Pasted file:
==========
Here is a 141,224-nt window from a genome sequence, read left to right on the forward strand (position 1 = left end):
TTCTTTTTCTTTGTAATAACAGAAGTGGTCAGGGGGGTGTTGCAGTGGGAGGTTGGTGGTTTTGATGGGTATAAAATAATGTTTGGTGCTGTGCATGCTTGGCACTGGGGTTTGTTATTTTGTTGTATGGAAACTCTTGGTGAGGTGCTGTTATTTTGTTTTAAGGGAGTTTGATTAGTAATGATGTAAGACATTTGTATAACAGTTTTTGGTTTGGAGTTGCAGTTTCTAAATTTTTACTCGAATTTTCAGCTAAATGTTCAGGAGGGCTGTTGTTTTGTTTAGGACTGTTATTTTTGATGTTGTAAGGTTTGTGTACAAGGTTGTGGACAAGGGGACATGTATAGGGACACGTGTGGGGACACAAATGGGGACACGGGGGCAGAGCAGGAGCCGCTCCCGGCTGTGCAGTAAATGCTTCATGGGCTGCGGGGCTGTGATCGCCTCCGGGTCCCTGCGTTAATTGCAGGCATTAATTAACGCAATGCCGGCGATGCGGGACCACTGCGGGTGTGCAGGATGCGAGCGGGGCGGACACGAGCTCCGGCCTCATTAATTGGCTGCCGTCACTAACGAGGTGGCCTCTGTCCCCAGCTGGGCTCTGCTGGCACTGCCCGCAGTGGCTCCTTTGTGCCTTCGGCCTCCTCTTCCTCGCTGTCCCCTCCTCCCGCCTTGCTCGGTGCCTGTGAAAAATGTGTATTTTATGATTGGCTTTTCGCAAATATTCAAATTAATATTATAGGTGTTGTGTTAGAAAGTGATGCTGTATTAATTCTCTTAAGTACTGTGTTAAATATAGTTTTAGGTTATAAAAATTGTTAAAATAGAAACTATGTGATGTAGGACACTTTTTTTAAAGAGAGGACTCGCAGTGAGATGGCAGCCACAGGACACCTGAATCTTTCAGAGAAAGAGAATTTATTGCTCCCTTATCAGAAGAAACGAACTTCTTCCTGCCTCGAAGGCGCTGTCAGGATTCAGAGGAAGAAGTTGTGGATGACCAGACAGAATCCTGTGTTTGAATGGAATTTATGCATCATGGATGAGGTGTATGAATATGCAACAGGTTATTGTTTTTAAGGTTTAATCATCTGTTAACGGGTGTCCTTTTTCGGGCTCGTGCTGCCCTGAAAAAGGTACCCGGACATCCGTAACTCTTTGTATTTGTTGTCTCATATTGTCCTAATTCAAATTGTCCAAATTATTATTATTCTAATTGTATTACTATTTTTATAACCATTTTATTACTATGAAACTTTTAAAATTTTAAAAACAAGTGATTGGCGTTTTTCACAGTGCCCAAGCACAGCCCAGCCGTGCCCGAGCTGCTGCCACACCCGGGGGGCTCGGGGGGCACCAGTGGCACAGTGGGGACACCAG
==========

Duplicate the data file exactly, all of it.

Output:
Here is a 141,224-nt window from a genome sequence, read left to right on the forward strand (position 1 = left end):
TTCTTTTTCTTTGTAATAACAGAAGTGGTCAGGGGGGTGTTGCAGTGGGAGGTTGGTGGTTTTGATGGGTATAAAATAATGTTTGGTGCTGTGCATGCTTGGCACTGGGGTTTGTTATTTTGTTGTATGGAAACTCTTGGTGAGGTGCTGTTATTTTGTTTTAAGGGAGTTTGATTAGTAATGATGTAAGACATTTGTATAACAGTTTTTGGTTTGGAGTTGCAGTTTCTAAATTTTTACTCGAATTTTCAGCTAAATGTTCAGGAGGGCTGTTGTTTTGTTTAGGACTGTTATTTTTGATGTTGTAAGGTTTGTGTACAAGGTTGTGGACAAGGGGACATGTATAGGGACACGTGTGGGGACACAAATGGGGACACGGGGGCAGAGCAGGAGCCGCTCCCGGCTGTGCAGTAAATGCTTCATGGGCTGCGGGGCTGTGATCGCCTCCGGGTCCCTGCGTTAATTGCAGGCATTAATTAACGCAATGCCGGCGATGCGGGACCACTGCGGGTGTGCAGGATGCGAGCGGGGCGGACACGAGCTCCGGCCTCATTAATTGGCTGCCGTCACTAACGAGGTGGCCTCTGTCCCCAGCTGGGCTCTGCTGGCACTGCCCGCAGTGGCTCCTTTGTGCCTTCGGCCTCCTCTTCCTCGCTGTCCCCTCCTCCCGCCTTGCTCGGTGCCTGTGAAAAATGTGTATTTTATGATTGGCTTTTCGCAAATATTCAAATTAATATTATAGGTGTTGTGTTAGAAAGTGATGCTGTATTAATTCTCTTAAGTACTGTGTTAAATATAGTTTTAGGTTATAAAAATTGTTAAAATAGAAACTATGTGATGTAGGACACTTTTTTTAAAGAGAGGACTCGCAGTGAGATGGCAGCCACAGGACACCTGAATCTTTCAGAGAAAGAGAATTTATTGCTCCCTTATCAGAAGAAACGAACTTCTTCCTGCCTCGAAGGCGCTGTCAGGATTCAGAGGAAGAAGTTGTGGATGACCAGACAGAATCCTGTGTTTGAATGGAATTTATGCATCATGGATGAGGTGTATGAATATGCAACAGGTTATTGTTTTTAAGGTTTAATCATCTGTTAACGGGTGTCCTTTTTCGGGCTCGTGCTGCCCTGAAAAAGGTACCCGGACATCCGTAACTCTTTGTATTTGTTGTCTCATATTGTCCTAATTCAAATTGTCCAAATTATTATTATTCTAATTGTATTACTATTTTTATAACCATTTTATTACTATGAAACTTTTAAAATTTTAAAAACAAGTGATTGGCGTTTTTCACAGTGCCCAAGCACAGCCCAGCCGTGCCCGAGCTGCTGCCACACCCGGGGGGCTCGGGGGGCACCAGTGGCACAGTGGGGACACCAG